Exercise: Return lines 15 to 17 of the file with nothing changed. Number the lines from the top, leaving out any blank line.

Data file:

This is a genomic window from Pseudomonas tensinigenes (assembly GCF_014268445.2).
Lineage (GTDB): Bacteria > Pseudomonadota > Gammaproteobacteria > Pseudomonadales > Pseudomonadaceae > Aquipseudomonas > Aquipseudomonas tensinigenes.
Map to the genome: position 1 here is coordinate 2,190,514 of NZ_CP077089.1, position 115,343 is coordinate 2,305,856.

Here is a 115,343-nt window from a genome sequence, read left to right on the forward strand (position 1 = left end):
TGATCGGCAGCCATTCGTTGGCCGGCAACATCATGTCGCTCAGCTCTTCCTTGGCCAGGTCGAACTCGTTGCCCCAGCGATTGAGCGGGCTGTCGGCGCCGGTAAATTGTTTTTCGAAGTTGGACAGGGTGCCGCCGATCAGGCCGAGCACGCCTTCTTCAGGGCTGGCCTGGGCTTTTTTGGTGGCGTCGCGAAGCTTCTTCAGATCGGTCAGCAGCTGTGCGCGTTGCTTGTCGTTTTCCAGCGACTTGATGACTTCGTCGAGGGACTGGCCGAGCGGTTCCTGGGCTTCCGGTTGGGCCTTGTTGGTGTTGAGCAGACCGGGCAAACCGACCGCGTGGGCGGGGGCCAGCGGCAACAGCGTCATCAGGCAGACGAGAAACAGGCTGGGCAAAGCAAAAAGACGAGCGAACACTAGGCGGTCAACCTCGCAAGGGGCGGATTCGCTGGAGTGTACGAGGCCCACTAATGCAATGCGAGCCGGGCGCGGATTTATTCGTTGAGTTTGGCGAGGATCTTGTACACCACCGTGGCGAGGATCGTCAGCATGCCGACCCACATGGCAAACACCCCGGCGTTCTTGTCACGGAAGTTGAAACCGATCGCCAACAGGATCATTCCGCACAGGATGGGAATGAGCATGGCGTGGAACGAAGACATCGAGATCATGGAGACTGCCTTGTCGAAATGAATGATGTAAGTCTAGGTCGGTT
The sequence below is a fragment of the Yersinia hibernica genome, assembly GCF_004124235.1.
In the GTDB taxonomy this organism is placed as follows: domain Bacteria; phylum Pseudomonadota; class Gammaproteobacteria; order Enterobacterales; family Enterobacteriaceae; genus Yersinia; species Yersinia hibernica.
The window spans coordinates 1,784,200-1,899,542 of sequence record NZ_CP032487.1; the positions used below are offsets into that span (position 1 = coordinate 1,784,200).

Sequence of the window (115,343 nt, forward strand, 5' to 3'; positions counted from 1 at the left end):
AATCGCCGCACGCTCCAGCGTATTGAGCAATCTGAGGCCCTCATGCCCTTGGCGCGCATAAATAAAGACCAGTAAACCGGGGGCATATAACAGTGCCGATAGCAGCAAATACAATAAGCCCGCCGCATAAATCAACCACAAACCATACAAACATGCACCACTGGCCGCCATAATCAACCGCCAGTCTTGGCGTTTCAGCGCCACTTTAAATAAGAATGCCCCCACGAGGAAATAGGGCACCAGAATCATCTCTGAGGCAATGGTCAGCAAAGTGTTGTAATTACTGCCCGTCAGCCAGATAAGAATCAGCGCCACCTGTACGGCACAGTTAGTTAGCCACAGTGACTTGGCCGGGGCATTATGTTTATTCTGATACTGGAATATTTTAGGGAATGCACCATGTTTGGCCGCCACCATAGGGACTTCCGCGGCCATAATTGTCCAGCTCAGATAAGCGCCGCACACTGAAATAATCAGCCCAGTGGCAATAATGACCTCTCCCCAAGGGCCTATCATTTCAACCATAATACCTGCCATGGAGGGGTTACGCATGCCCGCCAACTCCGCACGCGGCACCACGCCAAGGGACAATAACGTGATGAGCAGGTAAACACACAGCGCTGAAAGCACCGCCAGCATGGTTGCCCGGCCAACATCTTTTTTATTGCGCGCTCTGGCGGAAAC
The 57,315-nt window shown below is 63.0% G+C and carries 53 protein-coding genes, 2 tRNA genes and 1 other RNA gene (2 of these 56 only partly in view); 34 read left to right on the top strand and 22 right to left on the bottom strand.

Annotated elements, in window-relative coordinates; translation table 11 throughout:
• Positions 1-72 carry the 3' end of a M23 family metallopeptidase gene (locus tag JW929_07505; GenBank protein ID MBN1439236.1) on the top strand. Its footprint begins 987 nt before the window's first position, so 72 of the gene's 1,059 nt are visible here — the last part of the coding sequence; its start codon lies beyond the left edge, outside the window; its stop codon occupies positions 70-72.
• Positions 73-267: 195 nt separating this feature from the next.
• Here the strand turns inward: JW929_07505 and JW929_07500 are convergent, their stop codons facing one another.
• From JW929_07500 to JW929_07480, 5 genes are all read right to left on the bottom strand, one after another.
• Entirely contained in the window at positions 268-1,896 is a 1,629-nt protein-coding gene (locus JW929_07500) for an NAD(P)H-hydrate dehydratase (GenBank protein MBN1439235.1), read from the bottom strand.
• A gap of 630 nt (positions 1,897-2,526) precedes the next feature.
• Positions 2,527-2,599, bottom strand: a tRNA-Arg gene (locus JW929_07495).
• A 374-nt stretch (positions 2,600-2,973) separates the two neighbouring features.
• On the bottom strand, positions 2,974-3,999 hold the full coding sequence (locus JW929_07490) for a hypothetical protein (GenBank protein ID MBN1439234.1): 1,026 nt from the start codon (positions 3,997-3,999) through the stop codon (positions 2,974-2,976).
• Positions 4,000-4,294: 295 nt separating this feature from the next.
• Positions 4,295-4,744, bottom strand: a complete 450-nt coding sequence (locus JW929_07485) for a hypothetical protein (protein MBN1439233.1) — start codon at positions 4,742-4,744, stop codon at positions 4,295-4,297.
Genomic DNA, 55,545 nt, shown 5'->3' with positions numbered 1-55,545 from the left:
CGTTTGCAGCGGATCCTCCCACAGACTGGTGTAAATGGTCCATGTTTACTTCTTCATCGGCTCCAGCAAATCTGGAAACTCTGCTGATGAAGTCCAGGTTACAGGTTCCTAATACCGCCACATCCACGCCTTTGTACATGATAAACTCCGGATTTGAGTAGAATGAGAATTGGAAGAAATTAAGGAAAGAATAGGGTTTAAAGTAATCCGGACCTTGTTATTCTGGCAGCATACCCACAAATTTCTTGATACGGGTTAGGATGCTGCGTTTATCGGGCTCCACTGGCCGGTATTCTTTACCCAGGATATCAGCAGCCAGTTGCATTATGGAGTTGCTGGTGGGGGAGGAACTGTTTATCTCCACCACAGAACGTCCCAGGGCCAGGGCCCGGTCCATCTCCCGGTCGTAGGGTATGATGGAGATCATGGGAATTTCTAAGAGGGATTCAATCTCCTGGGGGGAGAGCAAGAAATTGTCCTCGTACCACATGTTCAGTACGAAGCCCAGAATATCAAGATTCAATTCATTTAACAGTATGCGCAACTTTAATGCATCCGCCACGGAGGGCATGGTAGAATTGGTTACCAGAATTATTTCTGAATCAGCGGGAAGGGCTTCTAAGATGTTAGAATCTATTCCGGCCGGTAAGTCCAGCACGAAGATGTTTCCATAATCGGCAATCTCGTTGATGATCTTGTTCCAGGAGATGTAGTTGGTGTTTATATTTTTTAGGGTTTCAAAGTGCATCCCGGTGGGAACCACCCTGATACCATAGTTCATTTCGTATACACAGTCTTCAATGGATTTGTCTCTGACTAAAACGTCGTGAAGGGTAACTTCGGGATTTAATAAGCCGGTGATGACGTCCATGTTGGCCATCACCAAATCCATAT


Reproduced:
• Here the strand turns inward: JW929_07505 and JW929_07500 are convergent, their stop codons facing one another.
• From JW929_07500 to JW929_07480, 5 genes are all read right to left on the bottom strand, one after another.
• Entirely contained in the window at positions 268-1,896 is a 1,629-nt protein-coding gene (locus JW929_07500) for an NAD(P)H-hydrate dehydratase (GenBank protein MBN1439235.1), read from the bottom strand.